|This is taken from the planter in front of my place last year|
Another bulb you'll find in the garden centers during this time of year are the caladiums. They look more like dirty stones in their clear bags, but the package covers suggest otherwise. This particular plant offers a variety of color and leaf design. I personally love caladiums as they add a really nice look to the garden. Plant them with other tropicals to mix it up a little. Some rules about growing them here in Tucson and some of my observations working with them.....
1. The whiter the leaf; the more shade they'll take
2. Red to pink varieties like a bit more sun
3. Like with most tropicals, do not put in direct desert sun or you'll burn their fragile designs
4. Don't put into the ground until mid March and do not expect growth until it is hot again. At the end of May or beginning of June, you should see something green sticking out of the ground. The ground, normally, should be at around 50 degrees, but with this plant, I actually think it has to be warmer. A lot of people think that when it's 80 degrees during the day in February, plants will grow. However, you need the right conditions. The ground is always several degrees cooler after a "cold" winter and that is caused by our overnight lows. Once air and ground catch up to the 90-100 degree days, these caladiums will burst forth from the ground. Once they've started to leaf, make sure you water regularly. Just know that they take off slowly here.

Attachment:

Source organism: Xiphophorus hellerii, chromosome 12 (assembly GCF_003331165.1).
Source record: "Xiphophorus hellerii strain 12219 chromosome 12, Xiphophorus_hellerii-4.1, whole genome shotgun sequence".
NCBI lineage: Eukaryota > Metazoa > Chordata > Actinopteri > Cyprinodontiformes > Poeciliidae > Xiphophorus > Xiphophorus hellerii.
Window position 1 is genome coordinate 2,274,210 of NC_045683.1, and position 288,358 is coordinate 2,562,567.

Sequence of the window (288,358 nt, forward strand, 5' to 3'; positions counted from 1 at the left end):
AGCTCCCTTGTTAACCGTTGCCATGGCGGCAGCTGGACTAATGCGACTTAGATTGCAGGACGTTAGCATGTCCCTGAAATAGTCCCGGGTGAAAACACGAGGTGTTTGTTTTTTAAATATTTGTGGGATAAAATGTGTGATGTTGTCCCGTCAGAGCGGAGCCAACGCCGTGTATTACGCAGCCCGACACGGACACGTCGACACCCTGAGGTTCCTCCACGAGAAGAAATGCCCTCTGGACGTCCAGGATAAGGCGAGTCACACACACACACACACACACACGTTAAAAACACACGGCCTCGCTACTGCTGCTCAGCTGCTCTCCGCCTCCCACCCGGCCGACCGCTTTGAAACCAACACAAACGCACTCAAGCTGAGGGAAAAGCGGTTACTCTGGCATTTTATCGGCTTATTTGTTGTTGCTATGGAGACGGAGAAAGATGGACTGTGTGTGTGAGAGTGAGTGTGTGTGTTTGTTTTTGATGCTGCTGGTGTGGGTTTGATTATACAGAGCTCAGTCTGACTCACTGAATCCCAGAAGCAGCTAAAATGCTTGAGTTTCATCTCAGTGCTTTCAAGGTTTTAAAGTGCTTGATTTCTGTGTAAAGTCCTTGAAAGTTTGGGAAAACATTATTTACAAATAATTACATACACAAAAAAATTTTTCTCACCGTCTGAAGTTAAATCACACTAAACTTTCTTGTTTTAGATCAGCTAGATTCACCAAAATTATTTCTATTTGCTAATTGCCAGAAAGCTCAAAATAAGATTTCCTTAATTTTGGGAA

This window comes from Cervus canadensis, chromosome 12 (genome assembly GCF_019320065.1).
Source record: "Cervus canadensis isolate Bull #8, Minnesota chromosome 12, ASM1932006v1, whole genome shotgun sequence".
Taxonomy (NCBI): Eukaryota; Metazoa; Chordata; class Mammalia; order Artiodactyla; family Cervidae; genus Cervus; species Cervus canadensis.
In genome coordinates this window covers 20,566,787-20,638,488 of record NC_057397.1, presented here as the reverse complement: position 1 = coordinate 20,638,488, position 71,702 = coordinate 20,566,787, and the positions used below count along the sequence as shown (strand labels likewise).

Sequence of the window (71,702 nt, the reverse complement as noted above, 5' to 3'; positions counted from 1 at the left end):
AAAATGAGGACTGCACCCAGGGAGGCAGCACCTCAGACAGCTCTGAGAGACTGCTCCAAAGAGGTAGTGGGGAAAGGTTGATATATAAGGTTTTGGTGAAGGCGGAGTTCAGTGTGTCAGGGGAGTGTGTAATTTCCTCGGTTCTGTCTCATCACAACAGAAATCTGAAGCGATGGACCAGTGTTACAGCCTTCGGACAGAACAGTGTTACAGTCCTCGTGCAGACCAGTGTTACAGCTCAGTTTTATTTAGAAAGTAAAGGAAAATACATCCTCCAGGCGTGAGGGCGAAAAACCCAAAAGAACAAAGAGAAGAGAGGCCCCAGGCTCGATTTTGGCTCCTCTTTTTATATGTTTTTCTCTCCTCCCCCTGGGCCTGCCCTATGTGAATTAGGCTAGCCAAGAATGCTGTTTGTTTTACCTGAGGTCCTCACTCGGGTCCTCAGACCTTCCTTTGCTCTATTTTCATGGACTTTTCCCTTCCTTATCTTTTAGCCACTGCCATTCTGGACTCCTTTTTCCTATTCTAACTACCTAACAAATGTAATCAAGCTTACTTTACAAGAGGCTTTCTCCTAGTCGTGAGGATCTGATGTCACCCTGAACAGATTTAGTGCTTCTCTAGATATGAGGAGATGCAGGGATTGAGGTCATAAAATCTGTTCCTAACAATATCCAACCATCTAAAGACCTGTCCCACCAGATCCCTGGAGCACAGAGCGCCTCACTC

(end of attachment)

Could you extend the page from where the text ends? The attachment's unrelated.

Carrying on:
4. Again, these plants, like most tropical bulbs, do well in pots and planters with loose rich soil
These bulbs are easy to grow and I highly recommend trying them out in your own gardens. Until next time, see you in the garden:)